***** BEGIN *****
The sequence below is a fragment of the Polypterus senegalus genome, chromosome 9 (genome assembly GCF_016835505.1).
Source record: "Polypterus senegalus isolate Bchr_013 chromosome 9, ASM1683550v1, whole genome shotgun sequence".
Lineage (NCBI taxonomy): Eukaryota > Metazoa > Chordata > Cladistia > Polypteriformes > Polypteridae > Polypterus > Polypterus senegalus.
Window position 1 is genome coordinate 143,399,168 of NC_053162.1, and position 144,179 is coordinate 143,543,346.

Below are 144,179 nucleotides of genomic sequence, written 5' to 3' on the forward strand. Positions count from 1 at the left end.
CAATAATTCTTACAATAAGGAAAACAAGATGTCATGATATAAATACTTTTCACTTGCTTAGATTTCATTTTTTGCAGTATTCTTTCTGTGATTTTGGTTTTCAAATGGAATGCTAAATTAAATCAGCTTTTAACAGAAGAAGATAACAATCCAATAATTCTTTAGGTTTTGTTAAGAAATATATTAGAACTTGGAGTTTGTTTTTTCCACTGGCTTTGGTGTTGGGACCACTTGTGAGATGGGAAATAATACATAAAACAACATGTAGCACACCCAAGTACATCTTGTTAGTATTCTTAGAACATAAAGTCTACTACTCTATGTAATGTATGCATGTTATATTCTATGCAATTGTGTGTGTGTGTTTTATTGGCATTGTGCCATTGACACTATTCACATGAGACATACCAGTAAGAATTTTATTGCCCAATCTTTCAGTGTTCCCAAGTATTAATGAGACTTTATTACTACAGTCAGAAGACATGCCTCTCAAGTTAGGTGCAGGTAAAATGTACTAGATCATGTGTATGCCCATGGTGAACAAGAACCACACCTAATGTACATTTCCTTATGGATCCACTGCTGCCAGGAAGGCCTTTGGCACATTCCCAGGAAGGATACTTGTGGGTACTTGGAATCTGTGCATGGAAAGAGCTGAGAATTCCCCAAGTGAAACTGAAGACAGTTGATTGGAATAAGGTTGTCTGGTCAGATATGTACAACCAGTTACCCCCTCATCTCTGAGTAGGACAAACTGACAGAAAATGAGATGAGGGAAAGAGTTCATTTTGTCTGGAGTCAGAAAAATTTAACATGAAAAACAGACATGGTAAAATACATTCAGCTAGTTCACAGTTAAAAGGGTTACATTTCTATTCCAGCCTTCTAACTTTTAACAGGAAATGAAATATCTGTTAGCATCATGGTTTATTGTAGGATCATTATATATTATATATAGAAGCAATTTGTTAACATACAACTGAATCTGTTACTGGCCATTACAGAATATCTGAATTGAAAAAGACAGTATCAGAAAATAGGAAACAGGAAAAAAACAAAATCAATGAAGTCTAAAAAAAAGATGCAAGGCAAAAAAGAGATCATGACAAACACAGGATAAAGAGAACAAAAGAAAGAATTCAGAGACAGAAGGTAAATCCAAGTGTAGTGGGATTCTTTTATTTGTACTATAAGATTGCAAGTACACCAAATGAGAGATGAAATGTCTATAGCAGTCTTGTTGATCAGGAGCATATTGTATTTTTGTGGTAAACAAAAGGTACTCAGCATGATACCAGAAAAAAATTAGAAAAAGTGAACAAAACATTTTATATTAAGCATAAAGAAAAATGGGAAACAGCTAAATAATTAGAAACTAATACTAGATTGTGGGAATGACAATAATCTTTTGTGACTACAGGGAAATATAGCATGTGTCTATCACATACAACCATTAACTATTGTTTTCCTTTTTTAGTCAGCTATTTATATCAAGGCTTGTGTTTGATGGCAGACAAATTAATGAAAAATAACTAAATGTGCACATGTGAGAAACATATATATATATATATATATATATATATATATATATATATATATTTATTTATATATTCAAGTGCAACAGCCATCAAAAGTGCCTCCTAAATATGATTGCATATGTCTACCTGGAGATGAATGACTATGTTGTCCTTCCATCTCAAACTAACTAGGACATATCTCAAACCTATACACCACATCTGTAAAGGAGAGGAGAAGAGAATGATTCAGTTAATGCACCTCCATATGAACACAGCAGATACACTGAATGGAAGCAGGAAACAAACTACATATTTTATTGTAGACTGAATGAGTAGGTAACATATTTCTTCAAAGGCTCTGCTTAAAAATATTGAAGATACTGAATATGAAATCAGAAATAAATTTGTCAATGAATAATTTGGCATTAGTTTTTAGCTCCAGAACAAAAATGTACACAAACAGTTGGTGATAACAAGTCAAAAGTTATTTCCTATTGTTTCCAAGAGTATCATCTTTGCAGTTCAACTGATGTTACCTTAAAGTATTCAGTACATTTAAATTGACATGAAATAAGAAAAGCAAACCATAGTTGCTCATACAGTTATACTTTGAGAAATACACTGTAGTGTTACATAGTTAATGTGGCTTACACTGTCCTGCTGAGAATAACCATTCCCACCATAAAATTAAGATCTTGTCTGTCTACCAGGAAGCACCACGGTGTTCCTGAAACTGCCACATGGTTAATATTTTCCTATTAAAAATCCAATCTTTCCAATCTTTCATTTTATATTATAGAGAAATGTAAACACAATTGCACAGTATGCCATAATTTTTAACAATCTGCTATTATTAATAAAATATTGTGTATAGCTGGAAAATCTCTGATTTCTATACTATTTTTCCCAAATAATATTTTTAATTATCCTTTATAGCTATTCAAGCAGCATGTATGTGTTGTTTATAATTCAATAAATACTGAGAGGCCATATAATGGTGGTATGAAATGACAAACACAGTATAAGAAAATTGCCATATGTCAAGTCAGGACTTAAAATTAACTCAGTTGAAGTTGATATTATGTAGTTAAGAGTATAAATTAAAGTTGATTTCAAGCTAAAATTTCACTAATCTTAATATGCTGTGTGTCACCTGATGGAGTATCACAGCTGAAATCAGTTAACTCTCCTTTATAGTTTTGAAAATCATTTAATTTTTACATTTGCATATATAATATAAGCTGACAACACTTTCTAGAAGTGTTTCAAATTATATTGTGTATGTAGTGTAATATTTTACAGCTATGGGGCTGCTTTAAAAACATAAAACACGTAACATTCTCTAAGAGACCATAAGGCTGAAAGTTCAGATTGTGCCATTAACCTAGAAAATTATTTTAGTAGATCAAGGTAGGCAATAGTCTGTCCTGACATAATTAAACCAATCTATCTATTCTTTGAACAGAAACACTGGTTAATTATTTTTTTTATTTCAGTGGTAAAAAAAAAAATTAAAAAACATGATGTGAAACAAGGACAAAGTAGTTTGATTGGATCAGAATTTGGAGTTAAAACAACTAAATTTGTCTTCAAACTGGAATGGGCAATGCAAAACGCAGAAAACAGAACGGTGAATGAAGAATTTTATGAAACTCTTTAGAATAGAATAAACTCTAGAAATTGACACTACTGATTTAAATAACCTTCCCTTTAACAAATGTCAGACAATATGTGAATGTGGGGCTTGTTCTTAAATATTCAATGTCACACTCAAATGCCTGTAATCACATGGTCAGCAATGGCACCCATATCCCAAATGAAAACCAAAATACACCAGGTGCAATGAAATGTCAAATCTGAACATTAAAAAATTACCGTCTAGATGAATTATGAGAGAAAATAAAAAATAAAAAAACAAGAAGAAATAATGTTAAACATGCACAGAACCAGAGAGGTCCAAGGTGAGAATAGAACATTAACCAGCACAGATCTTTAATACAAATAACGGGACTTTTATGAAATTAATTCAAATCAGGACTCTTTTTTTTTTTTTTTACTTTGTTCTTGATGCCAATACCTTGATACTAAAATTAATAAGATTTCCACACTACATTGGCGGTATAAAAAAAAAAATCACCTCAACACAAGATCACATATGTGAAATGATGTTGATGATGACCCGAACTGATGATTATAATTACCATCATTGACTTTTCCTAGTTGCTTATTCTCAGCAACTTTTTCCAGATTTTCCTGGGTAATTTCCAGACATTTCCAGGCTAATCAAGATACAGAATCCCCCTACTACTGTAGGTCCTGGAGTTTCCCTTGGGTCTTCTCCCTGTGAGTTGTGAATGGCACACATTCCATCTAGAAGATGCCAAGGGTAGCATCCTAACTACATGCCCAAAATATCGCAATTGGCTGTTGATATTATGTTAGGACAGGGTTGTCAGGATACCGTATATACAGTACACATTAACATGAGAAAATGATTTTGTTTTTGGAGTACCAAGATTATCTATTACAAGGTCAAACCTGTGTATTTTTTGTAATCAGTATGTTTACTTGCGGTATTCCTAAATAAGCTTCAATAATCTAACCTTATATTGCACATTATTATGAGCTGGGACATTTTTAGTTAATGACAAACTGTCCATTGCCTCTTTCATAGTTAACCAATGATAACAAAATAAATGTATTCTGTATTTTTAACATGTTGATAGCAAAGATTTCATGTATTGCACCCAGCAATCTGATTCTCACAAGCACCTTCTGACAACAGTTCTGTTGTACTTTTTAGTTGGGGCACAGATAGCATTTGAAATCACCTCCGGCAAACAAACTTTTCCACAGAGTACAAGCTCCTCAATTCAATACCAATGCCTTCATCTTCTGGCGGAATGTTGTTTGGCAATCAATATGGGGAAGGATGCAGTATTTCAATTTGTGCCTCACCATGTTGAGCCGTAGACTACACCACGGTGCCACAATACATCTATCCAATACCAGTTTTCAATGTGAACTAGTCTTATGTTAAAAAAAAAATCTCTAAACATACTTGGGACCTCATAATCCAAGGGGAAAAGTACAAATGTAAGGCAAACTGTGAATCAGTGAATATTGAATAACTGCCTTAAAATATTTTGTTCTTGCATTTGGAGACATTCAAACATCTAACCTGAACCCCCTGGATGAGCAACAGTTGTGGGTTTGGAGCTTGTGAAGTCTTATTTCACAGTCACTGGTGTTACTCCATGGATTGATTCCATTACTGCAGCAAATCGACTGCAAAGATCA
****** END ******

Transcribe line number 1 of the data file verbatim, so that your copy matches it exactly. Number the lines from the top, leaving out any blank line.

The sequence below is a fragment of the Polypterus senegalus genome, chromosome 9 (genome assembly GCF_016835505.1).